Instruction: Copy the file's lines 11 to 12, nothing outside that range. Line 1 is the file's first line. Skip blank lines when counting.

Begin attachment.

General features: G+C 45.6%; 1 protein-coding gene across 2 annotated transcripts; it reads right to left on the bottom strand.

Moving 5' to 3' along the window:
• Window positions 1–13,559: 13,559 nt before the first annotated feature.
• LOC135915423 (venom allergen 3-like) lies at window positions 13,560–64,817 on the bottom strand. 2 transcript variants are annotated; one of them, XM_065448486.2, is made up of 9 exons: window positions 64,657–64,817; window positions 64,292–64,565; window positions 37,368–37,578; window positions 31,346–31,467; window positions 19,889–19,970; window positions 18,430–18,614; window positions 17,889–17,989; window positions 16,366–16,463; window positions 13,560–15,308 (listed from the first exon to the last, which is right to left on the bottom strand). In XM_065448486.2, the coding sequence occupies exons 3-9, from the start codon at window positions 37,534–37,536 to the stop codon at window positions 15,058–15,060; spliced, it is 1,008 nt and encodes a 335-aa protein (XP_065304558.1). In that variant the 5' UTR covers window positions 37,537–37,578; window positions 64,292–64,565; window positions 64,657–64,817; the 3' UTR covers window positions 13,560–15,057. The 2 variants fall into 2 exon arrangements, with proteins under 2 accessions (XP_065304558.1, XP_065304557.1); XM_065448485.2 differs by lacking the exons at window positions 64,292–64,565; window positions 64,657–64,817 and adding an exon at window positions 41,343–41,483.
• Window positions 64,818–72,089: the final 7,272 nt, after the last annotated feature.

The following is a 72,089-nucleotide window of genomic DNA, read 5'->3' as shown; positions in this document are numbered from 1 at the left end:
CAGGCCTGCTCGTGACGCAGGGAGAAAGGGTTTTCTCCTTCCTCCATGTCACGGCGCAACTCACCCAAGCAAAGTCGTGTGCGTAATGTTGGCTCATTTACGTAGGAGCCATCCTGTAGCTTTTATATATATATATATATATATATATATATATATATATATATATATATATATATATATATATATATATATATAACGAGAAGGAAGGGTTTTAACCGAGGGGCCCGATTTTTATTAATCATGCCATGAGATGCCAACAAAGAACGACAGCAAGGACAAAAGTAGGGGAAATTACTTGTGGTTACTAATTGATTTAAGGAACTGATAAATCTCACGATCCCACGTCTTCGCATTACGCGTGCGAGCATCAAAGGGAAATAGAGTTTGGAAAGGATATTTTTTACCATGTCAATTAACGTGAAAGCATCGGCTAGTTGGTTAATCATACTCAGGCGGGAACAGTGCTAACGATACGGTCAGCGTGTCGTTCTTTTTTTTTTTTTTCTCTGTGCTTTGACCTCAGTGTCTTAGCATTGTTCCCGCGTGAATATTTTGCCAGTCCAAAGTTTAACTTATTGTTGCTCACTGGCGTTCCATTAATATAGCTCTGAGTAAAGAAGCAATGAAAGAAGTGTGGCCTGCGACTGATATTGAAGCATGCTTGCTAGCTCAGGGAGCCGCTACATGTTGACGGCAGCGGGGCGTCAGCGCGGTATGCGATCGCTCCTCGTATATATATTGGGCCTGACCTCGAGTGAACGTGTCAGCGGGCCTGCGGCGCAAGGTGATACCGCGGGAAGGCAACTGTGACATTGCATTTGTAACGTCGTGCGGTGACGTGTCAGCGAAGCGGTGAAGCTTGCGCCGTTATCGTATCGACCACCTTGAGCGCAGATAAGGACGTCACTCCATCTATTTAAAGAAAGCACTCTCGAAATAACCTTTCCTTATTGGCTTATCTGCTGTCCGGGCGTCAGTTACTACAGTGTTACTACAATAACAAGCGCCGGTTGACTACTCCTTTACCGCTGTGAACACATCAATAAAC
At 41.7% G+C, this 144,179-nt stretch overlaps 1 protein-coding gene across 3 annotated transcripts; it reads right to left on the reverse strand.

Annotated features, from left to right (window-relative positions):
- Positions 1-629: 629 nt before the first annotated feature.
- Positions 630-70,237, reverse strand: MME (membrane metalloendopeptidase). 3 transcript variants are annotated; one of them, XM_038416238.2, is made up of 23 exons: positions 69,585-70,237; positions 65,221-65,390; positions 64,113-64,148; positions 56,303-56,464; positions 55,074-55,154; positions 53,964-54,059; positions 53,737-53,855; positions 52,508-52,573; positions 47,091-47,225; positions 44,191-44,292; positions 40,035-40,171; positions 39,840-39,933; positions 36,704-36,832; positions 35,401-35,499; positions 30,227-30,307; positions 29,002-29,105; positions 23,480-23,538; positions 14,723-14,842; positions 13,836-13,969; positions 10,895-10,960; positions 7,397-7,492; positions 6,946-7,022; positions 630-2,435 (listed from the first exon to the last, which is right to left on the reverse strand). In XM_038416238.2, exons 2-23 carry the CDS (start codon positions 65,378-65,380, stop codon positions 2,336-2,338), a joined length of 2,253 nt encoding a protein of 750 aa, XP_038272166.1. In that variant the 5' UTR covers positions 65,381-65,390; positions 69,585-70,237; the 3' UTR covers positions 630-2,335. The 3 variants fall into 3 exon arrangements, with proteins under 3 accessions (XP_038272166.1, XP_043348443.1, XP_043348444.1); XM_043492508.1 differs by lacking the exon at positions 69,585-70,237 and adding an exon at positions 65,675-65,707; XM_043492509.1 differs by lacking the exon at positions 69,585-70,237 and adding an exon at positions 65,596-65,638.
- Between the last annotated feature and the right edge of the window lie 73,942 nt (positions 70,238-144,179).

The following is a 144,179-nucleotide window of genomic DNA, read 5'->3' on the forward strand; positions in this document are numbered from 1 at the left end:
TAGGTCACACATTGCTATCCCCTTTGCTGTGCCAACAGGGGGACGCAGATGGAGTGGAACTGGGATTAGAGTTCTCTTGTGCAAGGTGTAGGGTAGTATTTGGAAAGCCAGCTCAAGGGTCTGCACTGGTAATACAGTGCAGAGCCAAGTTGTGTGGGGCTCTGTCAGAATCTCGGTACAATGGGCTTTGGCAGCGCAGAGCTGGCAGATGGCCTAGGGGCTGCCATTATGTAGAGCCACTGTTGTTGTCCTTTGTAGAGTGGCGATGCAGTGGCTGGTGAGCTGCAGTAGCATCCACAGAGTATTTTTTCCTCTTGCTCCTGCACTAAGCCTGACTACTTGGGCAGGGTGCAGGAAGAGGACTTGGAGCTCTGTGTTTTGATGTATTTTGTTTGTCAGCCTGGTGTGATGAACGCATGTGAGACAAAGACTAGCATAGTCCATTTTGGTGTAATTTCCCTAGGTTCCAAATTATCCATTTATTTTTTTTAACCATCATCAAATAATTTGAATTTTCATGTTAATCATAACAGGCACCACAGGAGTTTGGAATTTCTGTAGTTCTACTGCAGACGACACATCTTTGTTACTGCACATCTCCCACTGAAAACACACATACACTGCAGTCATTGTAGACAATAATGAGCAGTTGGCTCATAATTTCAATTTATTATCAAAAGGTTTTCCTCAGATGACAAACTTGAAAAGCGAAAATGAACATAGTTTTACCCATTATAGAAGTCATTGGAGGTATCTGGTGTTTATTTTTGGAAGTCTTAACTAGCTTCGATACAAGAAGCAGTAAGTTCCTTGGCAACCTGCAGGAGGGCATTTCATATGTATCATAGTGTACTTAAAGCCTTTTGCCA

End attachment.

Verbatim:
- Positions 630-70,237, reverse strand: MME (membrane metalloendopeptidase). 3 transcript variants are annotated; one of them, XM_038416238.2, is made up of 23 exons: positions 69,585-70,237; positions 65,221-65,390; positions 64,113-64,148; positions 56,303-56,464; positions 55,074-55,154; positions 53,964-54,059; positions 53,737-53,855; positions 52,508-52,573; positions 47,091-47,225; positions 44,191-44,292; positions 40,035-40,171; positions 39,840-39,933; positions 36,704-36,832; positions 35,401-35,499; positions 30,227-30,307; positions 29,002-29,105; positions 23,480-23,538; positions 14,723-14,842; positions 13,836-13,969; positions 10,895-10,960; positions 7,397-7,492; positions 6,946-7,022; positions 630-2,435 (listed from the first exon to the last, which is right to left on the reverse strand). In XM_038416238.2, exons 2-23 carry the CDS (start codon positions 65,378-65,380, stop codon positions 2,336-2,338), a joined length of 2,253 nt encoding a protein of 750 aa, XP_038272166.1. In that variant the 5' UTR covers positions 65,381-65,390; positions 69,585-70,237; the 3' UTR covers positions 630-2,335. The 3 variants fall into 3 exon arrangements, with proteins under 3 accessions (XP_038272166.1, XP_043348443.1, XP_043348444.1); XM_043492508.1 differs by lacking the exon at positions 69,585-70,237 and adding an exon at positions 65,675-65,707; XM_043492509.1 differs by lacking the exon at positions 69,585-70,237 and adding an exon at positions 65,596-65,638.
- Between the last annotated feature and the right edge of the window lie 73,942 nt (positions 70,238-144,179).